Before the coming of the British the Dinka did not live in villages, but traveled in family groups living in temporary homesteads with their cattle. The homesteads might be in clusters of one or two all the way up to 100 families. Small towns grew up around British administrative centers. Each village of one or more extended families is led by a leader chosen by the group.

Traditional homes were made of mud walls with thatched conical roofs, which might last about 20 years. Only women and children sleep inside the house, while the men sleep in mud-roofed cattle pens. The homesteads were located to enable movement in a range allowing year-round access to grass and water. Permanent villages are now built on higher ground above the flood plane of the Nile but with good water for irrigation. The women and older men tend crops on this high ground while younger men move up and down with the rise and fall of the river.

Polygamy is the ideal for the Dinka, though many men may have only one wife. The Dinka must marry outside their clan (exogamy), which promotes more cohesion across the broader Dinka group. Kinship groups are associated with named descent groups identified by a totem, and wives leave their descent gorup to become part of their husbands’ lineage group.

A "bride wealth" is paid by the groom´s family to finalize the marriage alliance between the two clan families. Levirate marriage provides support for widows and their children. All children of co-wives are raised together and have a wide family identity. Co-wives cook for all children, though each wife has a responsibility for her own children.

Girls learn to cook, but boys do not. Cooking is done outdoors in pots over a stone hearth. Men depend upon women for several aspects of their life, but likewise the division of labor assigns certain functions to the men, such as fishing and herding, and the periodic hunting. After initiation to adulthood, the social spheres of the genders overlap very little. 6 gas laws The basic food is a heavy millet porridge, eaten with milk or with a vegetable and spice sauce. Milk itself, in various forms, is also a primary food.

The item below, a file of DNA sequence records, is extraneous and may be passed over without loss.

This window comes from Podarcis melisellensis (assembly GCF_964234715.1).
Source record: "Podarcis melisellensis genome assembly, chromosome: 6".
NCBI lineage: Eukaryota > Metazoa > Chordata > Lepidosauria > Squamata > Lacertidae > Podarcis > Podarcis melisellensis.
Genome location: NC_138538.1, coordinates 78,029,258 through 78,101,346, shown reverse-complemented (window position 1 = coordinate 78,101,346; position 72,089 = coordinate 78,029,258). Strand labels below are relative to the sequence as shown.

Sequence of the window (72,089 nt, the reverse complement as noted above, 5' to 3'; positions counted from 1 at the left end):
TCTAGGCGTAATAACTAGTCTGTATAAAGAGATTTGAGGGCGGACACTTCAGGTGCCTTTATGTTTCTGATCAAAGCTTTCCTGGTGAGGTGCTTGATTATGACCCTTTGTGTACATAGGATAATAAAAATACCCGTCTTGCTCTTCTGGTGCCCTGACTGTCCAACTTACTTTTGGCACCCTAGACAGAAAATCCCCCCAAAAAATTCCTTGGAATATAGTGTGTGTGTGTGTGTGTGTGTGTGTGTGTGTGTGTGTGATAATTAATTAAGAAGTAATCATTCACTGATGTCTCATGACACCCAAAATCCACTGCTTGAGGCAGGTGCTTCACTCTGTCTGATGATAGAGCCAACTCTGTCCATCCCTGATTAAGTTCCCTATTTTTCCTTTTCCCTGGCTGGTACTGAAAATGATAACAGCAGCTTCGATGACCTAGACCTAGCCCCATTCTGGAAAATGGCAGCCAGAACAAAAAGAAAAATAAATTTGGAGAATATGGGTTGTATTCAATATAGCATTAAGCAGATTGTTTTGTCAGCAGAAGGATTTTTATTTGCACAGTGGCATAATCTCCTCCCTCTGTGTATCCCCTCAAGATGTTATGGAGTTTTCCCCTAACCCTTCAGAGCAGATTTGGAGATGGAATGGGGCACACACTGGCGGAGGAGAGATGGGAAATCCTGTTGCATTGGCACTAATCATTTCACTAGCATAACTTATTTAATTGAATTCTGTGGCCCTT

The Dinka wear few clothes, particularly in their own village. Adult men may be totally nude except for beads around the neck or wrist. The women commonly wear only goatskin skirts, but unmarried adolescent girls will typically be nude. Clothes are becoming more common. Some men will be seen in the long Muslim robe or short coat. They own very few material possessions of any kind.

Personal grooming and decoration are valued. The Dinka rub their bodies with oil made by boiling butter. They cut decorative designs into their skin. They remove some teeth for beauty and wear dung ash to repel mosquitoes. Men dye their hair red with cow urine, while women shave their hair and eyebrows, but leave a knot of hair on top of the head.

The major influence formerly was exercised by "chiefs of the fishing spears" or "spear masters." This elite group provided health through mystical power. Their role has been eradicated due to changes brought about by British rule and the modern world. Their society is egalitarian, with no class system. All people, wealthy or poor, are expected to contribute to the common good.

The primary art forms are poetry and song. There are certain types of songs for different types of activities of life, like festive occasions, field work, preparation for war and initiation ceremonies. electricity related words History and social identity are taught and preserved through songs. They sing praise songs to their ancestors and the living. Songs are even used ritually in competition to resolve a quarrel in a legal sense. Women also make pottery and weave baskets and mats. Men are blacksmiths, making all sorts of implements.

Cattle have a religious significance. They are the first choice as an animal of sacrifice, though sheep may be sacrificed as a substitute on occasion. Sacrifices may be made to yath and jak, since Nhialac is too distant for direct contact with humans. The family and general social relations are primary values in the Dinka religious thought.